Down a path worn into the woods, past a stream and a hollowed out log full of pill bugs and termites, was a glass coffin. It rested right on the ground and in it slept a boy with horns on his head and ears as pointed as knives.
As far as Hazel Evans knew, from what her parents said to her and from what their parents said to them, he’d always been there. And no matter what anyone did, he never, ever woke up.
He didn’t wake up during the long summers, when Hazel and her brother, Ben, stretched out on the full length of the coffin, staring down through the crystalline panes, fogging them up with their breath, and scheming glorious schemes. He didn’t wake up when tourists came to gape or debunkers came to swear he wasn’t real. He didn’t wake up on autumn weekends, when girls danced right on top of him, gyrating to the tinny sounds coming from iPod speakers, didn’t notice when Leonie Wallace lifted her beer high over her head, as if she were saluting the whole haunted forest. He didn’t so much as stir when Ben’s best friend, Jack Gordon, wrote, in case of emergency, break glass in Sharpie along one side — or when Lloyd Lindblad took a sledgehammer and actually tried.
As children, Hazel and her brother Ben roamed the forest together, making up stories and hunting down monsters. She wielded a magic sword, while he would incapacitate their enemies through music. They’ve both been in love with the boy in the glass casket for about as long as they can remember, calling him their prince, but since he shows no sign of waking up they’ve channeled their desires in opposite directions: Hazel will kiss any boy, but refuses to feel anything, while Ben is desperately hoping to find true love with the man of his dreams.
Hanging over her every action, Hazel has the knowledge that she’s traded seven years of her life to the king of the local faerie court. She could be taken at any moment, and the knowledge makes her reckless with her body at the same time as she fiercely guards her heart. She and Ben used to share all their secrets, but she can never tell him that her bargain was for the sake of his music.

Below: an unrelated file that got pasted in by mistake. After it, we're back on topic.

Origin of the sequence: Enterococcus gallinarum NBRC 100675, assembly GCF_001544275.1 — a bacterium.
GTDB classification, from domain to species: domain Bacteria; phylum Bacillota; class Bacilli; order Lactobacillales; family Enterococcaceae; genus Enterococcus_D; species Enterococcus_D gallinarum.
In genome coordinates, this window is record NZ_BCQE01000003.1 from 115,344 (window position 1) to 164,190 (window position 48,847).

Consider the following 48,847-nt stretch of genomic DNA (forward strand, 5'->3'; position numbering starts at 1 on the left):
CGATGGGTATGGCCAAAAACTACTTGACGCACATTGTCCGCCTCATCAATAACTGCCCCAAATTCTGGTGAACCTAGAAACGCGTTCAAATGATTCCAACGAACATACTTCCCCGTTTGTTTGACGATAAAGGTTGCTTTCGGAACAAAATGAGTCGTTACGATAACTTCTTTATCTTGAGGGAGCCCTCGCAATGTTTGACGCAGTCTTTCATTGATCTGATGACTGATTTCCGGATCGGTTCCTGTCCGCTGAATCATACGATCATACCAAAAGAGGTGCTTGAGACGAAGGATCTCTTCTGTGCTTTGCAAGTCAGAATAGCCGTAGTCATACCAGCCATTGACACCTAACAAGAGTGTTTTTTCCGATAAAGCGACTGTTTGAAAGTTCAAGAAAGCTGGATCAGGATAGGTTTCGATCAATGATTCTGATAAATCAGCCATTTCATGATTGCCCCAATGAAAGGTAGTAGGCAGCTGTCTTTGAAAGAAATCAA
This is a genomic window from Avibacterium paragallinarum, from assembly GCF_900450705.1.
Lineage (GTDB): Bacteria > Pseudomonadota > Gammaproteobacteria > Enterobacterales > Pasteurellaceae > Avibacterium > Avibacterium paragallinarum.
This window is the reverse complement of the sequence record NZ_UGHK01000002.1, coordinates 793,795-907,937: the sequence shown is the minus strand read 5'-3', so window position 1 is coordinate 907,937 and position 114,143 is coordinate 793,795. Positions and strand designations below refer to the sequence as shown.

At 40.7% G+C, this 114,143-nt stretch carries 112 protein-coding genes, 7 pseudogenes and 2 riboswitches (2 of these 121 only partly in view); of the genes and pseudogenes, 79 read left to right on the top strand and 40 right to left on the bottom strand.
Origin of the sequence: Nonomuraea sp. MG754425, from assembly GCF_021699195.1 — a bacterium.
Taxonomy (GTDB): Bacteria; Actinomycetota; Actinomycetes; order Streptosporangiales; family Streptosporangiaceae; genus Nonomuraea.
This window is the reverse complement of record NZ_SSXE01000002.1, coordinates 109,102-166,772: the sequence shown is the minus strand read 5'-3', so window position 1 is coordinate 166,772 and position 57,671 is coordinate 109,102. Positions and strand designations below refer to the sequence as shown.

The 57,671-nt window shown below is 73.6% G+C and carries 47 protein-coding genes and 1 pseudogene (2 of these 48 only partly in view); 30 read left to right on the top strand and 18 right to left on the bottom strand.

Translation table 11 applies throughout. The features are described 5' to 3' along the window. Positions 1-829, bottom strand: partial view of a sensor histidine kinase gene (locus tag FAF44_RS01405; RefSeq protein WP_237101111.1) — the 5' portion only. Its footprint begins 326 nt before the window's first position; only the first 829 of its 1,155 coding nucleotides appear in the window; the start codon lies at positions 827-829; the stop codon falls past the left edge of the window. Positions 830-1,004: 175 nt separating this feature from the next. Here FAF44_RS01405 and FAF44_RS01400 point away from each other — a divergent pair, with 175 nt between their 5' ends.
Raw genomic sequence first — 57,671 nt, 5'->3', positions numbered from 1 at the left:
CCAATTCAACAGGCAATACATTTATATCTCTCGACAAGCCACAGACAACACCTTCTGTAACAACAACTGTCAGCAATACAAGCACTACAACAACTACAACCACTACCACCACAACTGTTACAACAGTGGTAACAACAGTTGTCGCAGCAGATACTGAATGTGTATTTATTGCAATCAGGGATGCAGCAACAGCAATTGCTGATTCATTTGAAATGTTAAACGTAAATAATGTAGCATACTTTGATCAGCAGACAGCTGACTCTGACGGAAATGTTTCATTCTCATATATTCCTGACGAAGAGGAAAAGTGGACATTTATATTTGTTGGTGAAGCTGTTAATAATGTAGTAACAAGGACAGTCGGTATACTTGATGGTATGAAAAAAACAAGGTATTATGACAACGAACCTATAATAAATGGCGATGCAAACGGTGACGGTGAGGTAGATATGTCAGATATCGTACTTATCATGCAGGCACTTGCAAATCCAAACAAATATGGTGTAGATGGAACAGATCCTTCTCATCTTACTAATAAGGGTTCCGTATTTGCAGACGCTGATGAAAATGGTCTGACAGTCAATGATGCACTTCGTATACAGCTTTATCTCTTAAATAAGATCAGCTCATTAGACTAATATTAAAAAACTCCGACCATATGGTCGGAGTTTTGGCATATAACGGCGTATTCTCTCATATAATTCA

The Darkest Part of the Forest is in many ways a recognisable Grimm-style fairytale. There’s a glass casket and a sleeping beauty and knights with magic swords. Faeries are tricksy and everyone knows they shouldn’t be trusted. The narrative style is simple and unprepossessing: it probably says something about trends in recent literature that I found it refreshing (and notable) to be reading something written in third person, even verging on omniscient at times. But there are some deliberate diversions, which are all the more consciously highlighted by the things that stay the same. Beauty is male, for a start, while the knight who wields the most powerful sword is a teenage girl.
I loved Hazel’s relentless drive to be a hero, even as she grows up and starts to see that maybe the moral stance of her childhood was a little simplistic. When the boy in the glass casket wakes up one night, and Hazel finds herself bleeding and caked in mud from a nighttime wander she doesn’t remember, it’s clear that the mundane and faerie worlds are going to clash irrespective of what she or Ben might wish. They must find their prince before things get worse, and somehow navigate a route to safety.
The complexities of family relationships flesh out the heart of the novel. Hazel and Ben’s parents are carefree, arty types who struggle to be competent adults, neglecting the children and leaving them to their adventures. By contrast Ben’s best friend Jack, a changeling boy brought up by human parents, has a loving and devoted adoptive family. Hazel’s relationship with her brother is strained by the secret she’s hiding from him, though the two have always been close, even as they bicker. And the boy in the glass casket also has a father, and a sister, and a family story that has shaped the faerie kingdom.
The atmosphere of the story is dark, with the faerie world portrayed as a dangerous place, although not all fey folk are evil: Black’s characterisation is too subtle to allow that kind of stereotyping to stand unchallenged. The adventure is compelling, the characters are hampered by plausible and interesting flaws, and the interwoven romances add a sweet touch.
The Darkest Part of the Forest is published this week. If you loved this, you may be interested in Holly Black’s earlier novels.